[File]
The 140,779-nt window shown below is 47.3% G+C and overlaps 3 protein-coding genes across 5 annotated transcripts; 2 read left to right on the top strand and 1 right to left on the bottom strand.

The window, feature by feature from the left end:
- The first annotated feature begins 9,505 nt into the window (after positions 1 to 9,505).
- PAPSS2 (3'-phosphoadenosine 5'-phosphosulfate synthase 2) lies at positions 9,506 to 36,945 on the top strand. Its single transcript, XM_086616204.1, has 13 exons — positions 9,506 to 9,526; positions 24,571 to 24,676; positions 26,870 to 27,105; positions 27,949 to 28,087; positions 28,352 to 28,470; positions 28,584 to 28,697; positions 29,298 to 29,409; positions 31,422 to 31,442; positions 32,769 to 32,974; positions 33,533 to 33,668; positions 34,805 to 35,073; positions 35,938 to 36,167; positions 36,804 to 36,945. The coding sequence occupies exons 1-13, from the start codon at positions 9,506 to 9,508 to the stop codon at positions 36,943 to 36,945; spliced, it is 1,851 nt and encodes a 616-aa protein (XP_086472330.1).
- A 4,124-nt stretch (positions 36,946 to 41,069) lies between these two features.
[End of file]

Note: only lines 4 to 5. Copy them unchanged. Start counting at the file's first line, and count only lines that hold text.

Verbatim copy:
- PAPSS2 (3'-phosphoadenosine 5'-phosphosulfate synthase 2) lies at positions 9,506 to 36,945 on the top strand. Its single transcript, XM_086616204.1, has 13 exons — positions 9,506 to 9,526; positions 24,571 to 24,676; positions 26,870 to 27,105; positions 27,949 to 28,087; positions 28,352 to 28,470; positions 28,584 to 28,697; positions 29,298 to 29,409; positions 31,422 to 31,442; positions 32,769 to 32,974; positions 33,533 to 33,668; positions 34,805 to 35,073; positions 35,938 to 36,167; positions 36,804 to 36,945. The coding sequence occupies exons 1-13, from the start codon at positions 9,506 to 9,508 to the stop codon at positions 36,943 to 36,945; spliced, it is 1,851 nt and encodes a 616-aa protein (XP_086472330.1).
- A 4,124-nt stretch (positions 36,946 to 41,069) lies between these two features.